The direction was passed by a division bench of Chief Justice Mohit Shah and Justice A V Mohta after a public interest litigation filed by Samir Zaveri in 2008, seeking medical help for accident victims within an hour of the accident often termed as the “golden hour”. Zaveri lost both his legs in a railway accident.
“If the emergency medical centre set up at Dadar station is helping, why don't you (railways) replicate it at other major stations too? These centres may not be necessary at every station but at least at those that have witnessed more than 100 deaths in the past one year,” Chief Justice Shah said.
Advocate Suresh Kumar, appearing for Western Railways, told the court that in cases where there is a government hospital within 500-meter radius of the railway station, the accident victim is usually taken there. “But in the absence of a government hospital in the vicinity, the railways has tied up with certain private hospitals where victims can be taken,” said Kumar. Zaveri’s lawyer Jamshed Cama, however, told the court that, in most cases, victims are taken to a hospital an hour after the accident.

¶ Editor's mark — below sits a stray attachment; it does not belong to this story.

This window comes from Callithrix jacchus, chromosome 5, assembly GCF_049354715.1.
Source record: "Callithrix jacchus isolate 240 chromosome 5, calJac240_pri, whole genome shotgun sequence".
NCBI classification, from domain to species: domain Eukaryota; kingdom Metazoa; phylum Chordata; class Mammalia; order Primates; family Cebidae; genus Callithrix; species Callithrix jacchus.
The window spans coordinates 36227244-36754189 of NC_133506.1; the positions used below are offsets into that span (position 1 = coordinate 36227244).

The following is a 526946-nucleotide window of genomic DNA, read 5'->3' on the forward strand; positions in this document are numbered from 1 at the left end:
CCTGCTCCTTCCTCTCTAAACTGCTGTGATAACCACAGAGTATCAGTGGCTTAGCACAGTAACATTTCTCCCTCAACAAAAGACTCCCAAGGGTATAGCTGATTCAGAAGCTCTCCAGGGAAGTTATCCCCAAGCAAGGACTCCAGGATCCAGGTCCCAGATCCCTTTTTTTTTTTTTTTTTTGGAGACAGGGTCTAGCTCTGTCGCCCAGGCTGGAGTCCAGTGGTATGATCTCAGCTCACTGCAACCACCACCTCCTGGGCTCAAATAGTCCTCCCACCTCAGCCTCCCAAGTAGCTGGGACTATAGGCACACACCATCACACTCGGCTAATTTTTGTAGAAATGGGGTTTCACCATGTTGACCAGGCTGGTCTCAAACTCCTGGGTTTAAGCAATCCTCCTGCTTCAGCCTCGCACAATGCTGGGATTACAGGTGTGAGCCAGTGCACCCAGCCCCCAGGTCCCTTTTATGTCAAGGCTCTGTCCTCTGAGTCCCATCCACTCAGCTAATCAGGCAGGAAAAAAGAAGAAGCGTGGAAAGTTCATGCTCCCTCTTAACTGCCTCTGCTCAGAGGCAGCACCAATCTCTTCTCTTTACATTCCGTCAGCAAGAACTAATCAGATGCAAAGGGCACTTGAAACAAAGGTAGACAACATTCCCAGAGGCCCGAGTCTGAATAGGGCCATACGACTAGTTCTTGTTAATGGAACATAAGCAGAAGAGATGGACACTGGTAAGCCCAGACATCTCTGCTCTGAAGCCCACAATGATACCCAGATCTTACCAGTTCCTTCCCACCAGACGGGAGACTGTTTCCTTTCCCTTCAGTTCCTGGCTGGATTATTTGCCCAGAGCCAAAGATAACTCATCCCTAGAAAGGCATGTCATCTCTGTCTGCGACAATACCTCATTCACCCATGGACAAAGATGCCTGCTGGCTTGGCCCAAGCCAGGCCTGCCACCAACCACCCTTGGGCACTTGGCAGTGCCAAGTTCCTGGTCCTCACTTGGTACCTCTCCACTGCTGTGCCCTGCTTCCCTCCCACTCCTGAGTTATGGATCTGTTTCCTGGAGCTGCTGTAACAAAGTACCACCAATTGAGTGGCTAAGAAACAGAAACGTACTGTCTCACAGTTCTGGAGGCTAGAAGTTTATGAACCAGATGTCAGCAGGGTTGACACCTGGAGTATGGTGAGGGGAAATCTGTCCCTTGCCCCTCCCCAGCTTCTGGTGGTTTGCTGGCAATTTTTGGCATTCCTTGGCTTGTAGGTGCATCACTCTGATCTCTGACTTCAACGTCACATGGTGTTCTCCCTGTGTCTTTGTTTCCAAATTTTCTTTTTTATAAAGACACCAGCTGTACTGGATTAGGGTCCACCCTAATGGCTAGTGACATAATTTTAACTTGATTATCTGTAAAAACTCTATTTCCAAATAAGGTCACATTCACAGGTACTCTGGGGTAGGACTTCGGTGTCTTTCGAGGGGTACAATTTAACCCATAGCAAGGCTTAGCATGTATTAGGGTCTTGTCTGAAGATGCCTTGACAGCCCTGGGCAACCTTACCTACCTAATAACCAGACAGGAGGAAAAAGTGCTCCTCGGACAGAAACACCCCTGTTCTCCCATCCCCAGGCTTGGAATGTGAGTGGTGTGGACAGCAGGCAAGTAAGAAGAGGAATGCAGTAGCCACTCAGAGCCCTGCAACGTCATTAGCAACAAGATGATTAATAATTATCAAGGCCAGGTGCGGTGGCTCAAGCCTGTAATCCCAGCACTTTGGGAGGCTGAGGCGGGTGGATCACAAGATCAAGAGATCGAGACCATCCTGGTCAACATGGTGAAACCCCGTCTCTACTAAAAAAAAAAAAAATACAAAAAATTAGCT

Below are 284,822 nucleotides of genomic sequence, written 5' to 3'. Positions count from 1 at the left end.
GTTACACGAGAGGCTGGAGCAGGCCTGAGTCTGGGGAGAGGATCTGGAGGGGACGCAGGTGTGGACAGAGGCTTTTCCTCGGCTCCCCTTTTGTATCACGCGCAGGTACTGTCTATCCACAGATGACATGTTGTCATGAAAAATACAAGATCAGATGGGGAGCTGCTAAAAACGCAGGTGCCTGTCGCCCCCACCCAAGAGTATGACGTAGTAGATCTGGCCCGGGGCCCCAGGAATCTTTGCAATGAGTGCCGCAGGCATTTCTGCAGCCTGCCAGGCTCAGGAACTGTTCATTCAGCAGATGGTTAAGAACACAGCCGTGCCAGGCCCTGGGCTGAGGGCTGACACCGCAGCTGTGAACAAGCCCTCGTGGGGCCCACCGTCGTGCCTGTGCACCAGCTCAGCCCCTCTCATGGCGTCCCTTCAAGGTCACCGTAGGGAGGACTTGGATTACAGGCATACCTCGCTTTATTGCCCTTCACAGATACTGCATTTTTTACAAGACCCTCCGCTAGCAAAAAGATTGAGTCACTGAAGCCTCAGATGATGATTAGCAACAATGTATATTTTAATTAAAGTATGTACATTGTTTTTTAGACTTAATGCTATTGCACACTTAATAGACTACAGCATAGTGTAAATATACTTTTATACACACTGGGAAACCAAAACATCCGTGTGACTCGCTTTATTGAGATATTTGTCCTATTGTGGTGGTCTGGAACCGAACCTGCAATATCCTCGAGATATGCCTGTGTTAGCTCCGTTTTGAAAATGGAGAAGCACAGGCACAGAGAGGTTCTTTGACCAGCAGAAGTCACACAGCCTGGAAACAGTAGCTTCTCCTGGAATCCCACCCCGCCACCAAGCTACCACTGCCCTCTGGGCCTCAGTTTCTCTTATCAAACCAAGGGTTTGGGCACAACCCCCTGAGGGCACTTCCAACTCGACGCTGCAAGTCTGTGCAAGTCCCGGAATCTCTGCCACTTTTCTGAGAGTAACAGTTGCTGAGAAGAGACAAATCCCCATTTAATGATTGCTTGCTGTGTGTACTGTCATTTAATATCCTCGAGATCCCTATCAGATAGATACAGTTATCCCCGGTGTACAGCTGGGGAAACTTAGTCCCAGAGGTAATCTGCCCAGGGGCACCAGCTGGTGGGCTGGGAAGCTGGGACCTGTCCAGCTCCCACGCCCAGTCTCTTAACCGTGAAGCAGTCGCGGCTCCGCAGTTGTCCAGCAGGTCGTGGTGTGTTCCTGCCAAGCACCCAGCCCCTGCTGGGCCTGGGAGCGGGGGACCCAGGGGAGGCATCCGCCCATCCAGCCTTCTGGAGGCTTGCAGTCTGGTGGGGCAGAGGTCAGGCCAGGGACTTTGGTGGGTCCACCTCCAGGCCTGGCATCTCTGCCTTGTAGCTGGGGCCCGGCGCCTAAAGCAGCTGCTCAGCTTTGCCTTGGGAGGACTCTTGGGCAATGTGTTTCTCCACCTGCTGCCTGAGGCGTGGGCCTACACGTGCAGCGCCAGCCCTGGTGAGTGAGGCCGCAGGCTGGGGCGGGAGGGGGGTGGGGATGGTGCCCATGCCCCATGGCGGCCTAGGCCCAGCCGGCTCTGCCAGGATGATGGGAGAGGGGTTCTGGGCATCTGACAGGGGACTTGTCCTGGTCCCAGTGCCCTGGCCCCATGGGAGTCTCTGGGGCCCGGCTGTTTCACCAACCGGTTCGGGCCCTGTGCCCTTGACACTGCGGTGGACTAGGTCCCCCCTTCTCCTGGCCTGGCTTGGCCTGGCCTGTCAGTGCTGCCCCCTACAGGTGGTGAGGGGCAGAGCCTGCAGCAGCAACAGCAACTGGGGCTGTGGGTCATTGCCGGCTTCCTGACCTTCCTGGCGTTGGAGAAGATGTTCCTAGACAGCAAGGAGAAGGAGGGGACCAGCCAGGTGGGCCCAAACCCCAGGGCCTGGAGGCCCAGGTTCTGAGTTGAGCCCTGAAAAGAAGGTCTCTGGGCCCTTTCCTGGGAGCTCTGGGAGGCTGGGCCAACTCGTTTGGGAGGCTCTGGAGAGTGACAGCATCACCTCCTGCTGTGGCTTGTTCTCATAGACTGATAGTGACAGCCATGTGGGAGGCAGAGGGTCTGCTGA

“The victim is left lying on the stretcher as the police complete their formality. By then the victim loses blood,” he said. Agreeing to this, the court said, “Prima facie a clear case is made out for establishment of similar medical centres at other suburban railway stations. The central and western railways shall consider setting up of such centres at stations like CST, Kurla, Thane, Kalyan, Bandra and so on.” The court has directed the railways (central and western) to file a report by April 16 on this matter.
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